Three steps the EU can take to show global leadership
Current account surpluses and debt crises must end, but defence spending must rise
by: Wolfgang Münchau

Angela Merkel called for the EU to become less dependent on the US, but this would require an increase in defence spending to more than 2 per cent © Getty

Angela Merkel has been the first person to dismiss suggestions that she is about to become the leader of the western world. It is hard to say whether this is testimony to false modesty or sober realism, but the statement is correct. However angry you may be about the behaviour of US president Donald Trump or about Brexit, you would be seriously mistaken to jump to hasty conclusions about geopolitical power shifts. Like conspiracies, they do happen from time to time, but they are very rare.

There has been a lot of euphoria about Europe after the election of Emmanuel Macron as president of France. The eurozone is enjoying what appears to be a broad-based cyclical upturn, the first since the start of the financial crisis 10 years ago. There is global political goodwill towards the EU in general, and politicians like Mr Macron and Ms Merkel in particular. It would indeed be a good moment for the EU to grasp a geopolitical leadership role. It is there for the taking. But for that to happen, the EU would need to do three things differently. The chances of that happening are zero.

The first and most important is for EU nations to stop running large and persistent current account surpluses. Forget the German surplus. It is the eurozone’s surplus that matters — of which the German surplus is naturally a constituent part. The eurozone’s current account surplus stood at 3.4 per cent of gross domestic product last year.

European politicians and economists tend to have a small country perspective. Their declared objective is for their own nations to become more competitive. Theirs is not the mindset of a global power. Probably the biggest disappointment of almost 20 years of monetary union is the failure to shift away from this way of thinking. Jacques Delors, a former president of the European Commission, once remarked that the EU consists of two sorts of member states — small countries that know they are small, and those that do not. They will eventually need to get over this.

The eurozone is indisputably large — it is the world’s second-largest economy. What it does matters to the rest of the world. But unlike Americans, Europeans are not used to thinking about the international consequences of their actions. Those who criticise Mr Trump’s “America First” rhetoric should realise that EU countries have been doing exactly the same forever.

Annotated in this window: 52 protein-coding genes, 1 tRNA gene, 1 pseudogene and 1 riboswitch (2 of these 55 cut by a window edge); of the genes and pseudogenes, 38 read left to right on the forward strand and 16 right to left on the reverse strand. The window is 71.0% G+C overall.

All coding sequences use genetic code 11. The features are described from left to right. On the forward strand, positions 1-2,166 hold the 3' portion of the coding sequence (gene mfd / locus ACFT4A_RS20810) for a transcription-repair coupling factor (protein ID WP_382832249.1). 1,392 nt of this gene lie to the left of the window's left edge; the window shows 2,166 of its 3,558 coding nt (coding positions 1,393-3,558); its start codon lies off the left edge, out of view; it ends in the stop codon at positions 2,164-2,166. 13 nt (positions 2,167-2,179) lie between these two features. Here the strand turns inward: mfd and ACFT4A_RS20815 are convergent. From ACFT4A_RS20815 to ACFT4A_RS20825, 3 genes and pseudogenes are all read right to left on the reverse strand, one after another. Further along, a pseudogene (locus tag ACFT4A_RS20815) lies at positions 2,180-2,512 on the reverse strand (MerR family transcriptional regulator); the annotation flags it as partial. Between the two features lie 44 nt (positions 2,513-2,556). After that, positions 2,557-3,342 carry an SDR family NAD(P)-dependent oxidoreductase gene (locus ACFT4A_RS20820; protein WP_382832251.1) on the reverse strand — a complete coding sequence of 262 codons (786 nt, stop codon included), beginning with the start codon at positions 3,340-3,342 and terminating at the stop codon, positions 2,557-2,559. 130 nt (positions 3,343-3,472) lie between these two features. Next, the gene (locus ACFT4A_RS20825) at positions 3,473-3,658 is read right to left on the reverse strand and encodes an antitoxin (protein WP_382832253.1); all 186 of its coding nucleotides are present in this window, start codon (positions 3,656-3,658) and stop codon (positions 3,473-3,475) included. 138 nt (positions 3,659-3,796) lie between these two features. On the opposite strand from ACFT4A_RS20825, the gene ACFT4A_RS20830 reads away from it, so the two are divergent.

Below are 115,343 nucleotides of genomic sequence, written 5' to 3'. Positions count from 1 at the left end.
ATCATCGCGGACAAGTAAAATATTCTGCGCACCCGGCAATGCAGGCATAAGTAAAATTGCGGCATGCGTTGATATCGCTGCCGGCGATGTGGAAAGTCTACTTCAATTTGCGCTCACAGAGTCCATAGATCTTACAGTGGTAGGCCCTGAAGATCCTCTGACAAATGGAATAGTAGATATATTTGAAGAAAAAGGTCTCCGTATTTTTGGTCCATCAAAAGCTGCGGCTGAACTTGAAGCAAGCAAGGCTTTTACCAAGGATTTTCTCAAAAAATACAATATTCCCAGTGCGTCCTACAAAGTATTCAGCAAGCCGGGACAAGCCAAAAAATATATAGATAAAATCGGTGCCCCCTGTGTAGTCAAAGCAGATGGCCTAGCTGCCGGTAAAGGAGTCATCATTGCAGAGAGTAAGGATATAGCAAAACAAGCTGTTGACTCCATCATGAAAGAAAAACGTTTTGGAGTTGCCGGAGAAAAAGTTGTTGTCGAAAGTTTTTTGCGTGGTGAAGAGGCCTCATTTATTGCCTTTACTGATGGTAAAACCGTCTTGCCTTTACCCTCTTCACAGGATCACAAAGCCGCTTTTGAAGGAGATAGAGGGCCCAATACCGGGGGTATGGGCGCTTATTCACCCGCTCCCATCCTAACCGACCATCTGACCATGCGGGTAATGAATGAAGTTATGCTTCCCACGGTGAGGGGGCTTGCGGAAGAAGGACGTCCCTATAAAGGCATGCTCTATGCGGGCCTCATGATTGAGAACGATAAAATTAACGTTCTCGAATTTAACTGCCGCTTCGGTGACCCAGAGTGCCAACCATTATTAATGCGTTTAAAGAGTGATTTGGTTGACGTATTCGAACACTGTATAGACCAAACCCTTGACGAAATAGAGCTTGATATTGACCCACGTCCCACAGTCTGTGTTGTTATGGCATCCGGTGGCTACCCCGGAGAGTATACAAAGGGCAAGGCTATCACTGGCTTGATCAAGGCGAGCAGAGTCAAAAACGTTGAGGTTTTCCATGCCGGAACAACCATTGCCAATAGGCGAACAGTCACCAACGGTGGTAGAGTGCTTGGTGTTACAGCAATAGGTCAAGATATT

The second action is to put an end to the eurozone’s revolving crises. Several member states have unsustainable levels of debt. Banking systems are still weak. Intra-eurozone imbalances are close to an all-time record, as evidenced among other things by Germany’s growing surpluses in the European Central Bank’s Target 2 payment system. The cyclical upswing will not fix any of these problems. The presence of an economic cycle does not qualify you for the position of economic superpower.

Will Mr Macron and Ms Merkel manage to reboot the eurozone’s governance system? What I am hearing from Germany is that there is indeed readiness to engage with Mr Macron. But Germany regards a fiscal union primarily as a vehicle to deliver more austerity. Enjoy!

The third area that needs attention is the EU’s persistent refusal to increase defence spending. There is no way that Germany in particular will fulfil its promise of an increase in defence spending to 2 per cent of GDP — domestic politics has been moving in the opposite direction. In her seminal beer-tent speech in Munich recently, Ms Merkel called for the EU to become less dependent on the US. But she failed to point out that this would require an increase in defence spending to far more than the 2 per cent of GDP Nato commitment.

All three points have in common that the EU’s natural perspective is inward-looking. Even if we take the most optimistic view about a reinvigorated Franco-German agenda, we should not automatically infer that the EU is willing and ready to take on a global leadership role. Neither leader has even begun to prepare their electorates for the shifts in domestic policy that are required.

While Germans would generally agree with Ms Merkel’s suggestion that the EU should stand on its own feet, they would not agree to a single one of the measures that would be required to achieve this — on defence, on the obsession with the fiscal surpluses, and transfer of sovereignty.

Of all EU countries, France is probably more ready than others in the area of defence, but when it comes to free trade you may find it hard to find objective differences between Mr Trump and Mr Macron.

One of the many lessons of the eurozone crisis is that leadership vacuums do not necessarily get filled, because leadership is not a zero-sum game. By far the most probable outcome of an American retreat from global leadership is simply less global leadership.

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